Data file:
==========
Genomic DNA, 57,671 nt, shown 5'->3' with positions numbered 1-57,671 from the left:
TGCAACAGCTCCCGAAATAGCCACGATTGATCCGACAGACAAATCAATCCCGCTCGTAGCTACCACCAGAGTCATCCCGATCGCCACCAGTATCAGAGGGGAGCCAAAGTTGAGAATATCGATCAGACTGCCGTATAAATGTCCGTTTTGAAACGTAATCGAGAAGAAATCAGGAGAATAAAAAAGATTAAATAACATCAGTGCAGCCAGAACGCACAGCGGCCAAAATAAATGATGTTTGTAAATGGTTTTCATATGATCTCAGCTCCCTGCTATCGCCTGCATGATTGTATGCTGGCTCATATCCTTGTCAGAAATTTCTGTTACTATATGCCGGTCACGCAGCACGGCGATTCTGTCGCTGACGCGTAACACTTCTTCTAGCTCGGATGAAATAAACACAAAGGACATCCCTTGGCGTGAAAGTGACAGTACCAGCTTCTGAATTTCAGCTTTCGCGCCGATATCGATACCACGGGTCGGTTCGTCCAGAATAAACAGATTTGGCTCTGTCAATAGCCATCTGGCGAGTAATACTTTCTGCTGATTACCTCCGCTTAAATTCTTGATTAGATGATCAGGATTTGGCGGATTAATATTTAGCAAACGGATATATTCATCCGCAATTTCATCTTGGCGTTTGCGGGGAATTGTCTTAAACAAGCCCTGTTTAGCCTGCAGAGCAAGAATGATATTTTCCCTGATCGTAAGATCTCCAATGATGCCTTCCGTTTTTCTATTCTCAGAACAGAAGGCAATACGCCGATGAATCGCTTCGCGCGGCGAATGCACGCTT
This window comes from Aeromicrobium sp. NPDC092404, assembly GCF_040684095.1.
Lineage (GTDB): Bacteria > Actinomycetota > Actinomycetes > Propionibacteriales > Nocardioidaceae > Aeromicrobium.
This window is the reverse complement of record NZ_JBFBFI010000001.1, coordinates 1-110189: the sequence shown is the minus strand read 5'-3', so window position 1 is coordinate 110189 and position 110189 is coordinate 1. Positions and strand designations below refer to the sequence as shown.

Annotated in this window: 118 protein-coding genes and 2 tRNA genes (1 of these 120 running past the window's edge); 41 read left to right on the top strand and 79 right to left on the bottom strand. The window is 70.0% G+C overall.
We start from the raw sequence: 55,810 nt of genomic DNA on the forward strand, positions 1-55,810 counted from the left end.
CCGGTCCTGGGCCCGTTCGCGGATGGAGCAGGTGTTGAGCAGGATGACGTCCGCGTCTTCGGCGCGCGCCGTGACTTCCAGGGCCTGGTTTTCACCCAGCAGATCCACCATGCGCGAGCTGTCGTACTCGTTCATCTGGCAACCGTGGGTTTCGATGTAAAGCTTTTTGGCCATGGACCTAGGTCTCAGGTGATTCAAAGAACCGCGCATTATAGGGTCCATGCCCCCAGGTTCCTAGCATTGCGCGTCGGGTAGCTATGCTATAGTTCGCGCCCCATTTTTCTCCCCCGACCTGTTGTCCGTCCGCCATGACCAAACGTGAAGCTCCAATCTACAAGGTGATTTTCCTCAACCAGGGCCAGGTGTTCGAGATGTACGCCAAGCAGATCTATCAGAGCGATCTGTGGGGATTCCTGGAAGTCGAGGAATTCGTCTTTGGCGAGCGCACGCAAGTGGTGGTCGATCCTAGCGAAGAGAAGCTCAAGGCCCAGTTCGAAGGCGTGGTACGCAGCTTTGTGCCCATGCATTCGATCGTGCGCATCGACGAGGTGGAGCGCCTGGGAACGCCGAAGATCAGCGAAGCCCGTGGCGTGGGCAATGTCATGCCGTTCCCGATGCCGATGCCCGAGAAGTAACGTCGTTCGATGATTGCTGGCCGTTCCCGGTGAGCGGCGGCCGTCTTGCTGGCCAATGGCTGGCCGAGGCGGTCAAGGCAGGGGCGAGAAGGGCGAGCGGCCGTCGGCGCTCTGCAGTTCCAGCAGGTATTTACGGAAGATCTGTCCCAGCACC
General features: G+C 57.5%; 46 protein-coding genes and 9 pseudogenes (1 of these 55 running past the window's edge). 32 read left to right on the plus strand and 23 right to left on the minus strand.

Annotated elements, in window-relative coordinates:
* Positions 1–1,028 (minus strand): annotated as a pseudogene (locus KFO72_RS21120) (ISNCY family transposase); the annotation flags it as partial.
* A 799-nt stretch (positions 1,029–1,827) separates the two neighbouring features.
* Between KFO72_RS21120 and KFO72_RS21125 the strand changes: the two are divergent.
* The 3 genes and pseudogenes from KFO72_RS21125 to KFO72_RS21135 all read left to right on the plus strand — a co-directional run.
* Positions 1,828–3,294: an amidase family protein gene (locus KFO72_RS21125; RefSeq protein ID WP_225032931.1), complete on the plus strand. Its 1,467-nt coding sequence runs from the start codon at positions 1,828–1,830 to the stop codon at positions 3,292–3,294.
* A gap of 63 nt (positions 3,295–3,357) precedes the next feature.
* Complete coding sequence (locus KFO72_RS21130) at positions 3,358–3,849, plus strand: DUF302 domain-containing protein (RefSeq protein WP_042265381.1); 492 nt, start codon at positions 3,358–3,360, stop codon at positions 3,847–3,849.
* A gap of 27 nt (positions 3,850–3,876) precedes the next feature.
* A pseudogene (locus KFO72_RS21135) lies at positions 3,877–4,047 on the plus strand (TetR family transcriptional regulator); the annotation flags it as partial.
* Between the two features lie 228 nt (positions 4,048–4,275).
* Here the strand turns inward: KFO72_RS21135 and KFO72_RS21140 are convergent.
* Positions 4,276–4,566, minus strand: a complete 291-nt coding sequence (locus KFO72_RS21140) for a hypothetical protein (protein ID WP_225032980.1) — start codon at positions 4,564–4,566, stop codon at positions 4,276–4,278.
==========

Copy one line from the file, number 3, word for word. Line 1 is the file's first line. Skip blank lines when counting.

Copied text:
This window comes from Aeromicrobium sp. NPDC092404, assembly GCF_040684095.1.